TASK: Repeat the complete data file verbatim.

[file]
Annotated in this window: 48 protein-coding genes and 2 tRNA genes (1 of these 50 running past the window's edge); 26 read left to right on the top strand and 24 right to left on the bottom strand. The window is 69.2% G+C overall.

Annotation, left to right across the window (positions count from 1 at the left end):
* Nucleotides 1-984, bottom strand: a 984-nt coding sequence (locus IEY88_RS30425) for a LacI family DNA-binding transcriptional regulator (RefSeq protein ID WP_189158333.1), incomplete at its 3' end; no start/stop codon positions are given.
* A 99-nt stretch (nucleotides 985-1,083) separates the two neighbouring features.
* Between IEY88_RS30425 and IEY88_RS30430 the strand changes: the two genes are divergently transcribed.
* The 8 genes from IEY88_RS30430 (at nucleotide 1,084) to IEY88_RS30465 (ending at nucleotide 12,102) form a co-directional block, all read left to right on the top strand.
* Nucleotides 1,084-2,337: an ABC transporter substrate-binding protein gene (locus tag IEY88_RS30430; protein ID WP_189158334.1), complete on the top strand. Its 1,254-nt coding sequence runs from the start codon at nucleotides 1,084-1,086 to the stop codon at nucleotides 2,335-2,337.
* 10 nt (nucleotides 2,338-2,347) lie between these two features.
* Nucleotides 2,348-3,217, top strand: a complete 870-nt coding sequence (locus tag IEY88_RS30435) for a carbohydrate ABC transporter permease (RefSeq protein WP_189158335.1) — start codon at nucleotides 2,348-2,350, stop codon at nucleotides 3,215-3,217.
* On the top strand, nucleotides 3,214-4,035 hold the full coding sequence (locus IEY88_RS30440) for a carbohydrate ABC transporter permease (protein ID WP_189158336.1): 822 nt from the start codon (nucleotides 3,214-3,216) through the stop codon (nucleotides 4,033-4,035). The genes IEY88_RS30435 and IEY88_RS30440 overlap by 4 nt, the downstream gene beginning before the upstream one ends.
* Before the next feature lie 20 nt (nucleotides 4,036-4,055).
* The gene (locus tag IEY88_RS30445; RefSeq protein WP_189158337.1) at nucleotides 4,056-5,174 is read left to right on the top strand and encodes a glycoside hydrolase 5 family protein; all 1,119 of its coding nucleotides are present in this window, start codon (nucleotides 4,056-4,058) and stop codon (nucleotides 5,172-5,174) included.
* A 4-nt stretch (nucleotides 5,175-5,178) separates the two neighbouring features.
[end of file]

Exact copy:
Annotated in this window: 48 protein-coding genes and 2 tRNA genes (1 of these 50 running past the window's edge); 26 read left to right on the top strand and 24 right to left on the bottom strand. The window is 69.2% G+C overall.

Annotation, left to right across the window (positions count from 1 at the left end):
* Nucleotides 1-984, bottom strand: a 984-nt coding sequence (locus IEY88_RS30425) for a LacI family DNA-binding transcriptional regulator (RefSeq protein ID WP_189158333.1), incomplete at its 3' end; no start/stop codon positions are given.
* A 99-nt stretch (nucleotides 985-1,083) separates the two neighbouring features.
* Between IEY88_RS30425 and IEY88_RS30430 the strand changes: the two genes are divergently transcribed.
* The 8 genes from IEY88_RS30430 (at nucleotide 1,084) to IEY88_RS30465 (ending at nucleotide 12,102) form a co-directional block, all read left to right on the top strand.
* Nucleotides 1,084-2,337: an ABC transporter substrate-binding protein gene (locus tag IEY88_RS30430; protein ID WP_189158334.1), complete on the top strand. Its 1,254-nt coding sequence runs from the start codon at nucleotides 1,084-1,086 to the stop codon at nucleotides 2,335-2,337.
* 10 nt (nucleotides 2,338-2,347) lie between these two features.
* Nucleotides 2,348-3,217, top strand: a complete 870-nt coding sequence (locus tag IEY88_RS30435) for a carbohydrate ABC transporter permease (RefSeq protein WP_189158335.1) — start codon at nucleotides 2,348-2,350, stop codon at nucleotides 3,215-3,217.
* On the top strand, nucleotides 3,214-4,035 hold the full coding sequence (locus IEY88_RS30440) for a carbohydrate ABC transporter permease (protein ID WP_189158336.1): 822 nt from the start codon (nucleotides 3,214-3,216) through the stop codon (nucleotides 4,033-4,035). The genes IEY88_RS30435 and IEY88_RS30440 overlap by 4 nt, the downstream gene beginning before the upstream one ends.
* Before the next feature lie 20 nt (nucleotides 4,036-4,055).
* The gene (locus tag IEY88_RS30445; RefSeq protein WP_189158337.1) at nucleotides 4,056-5,174 is read left to right on the top strand and encodes a glycoside hydrolase 5 family protein; all 1,119 of its coding nucleotides are present in this window, start codon (nucleotides 4,056-4,058) and stop codon (nucleotides 5,172-5,174) included.
* A 4-nt stretch (nucleotides 5,175-5,178) separates the two neighbouring features.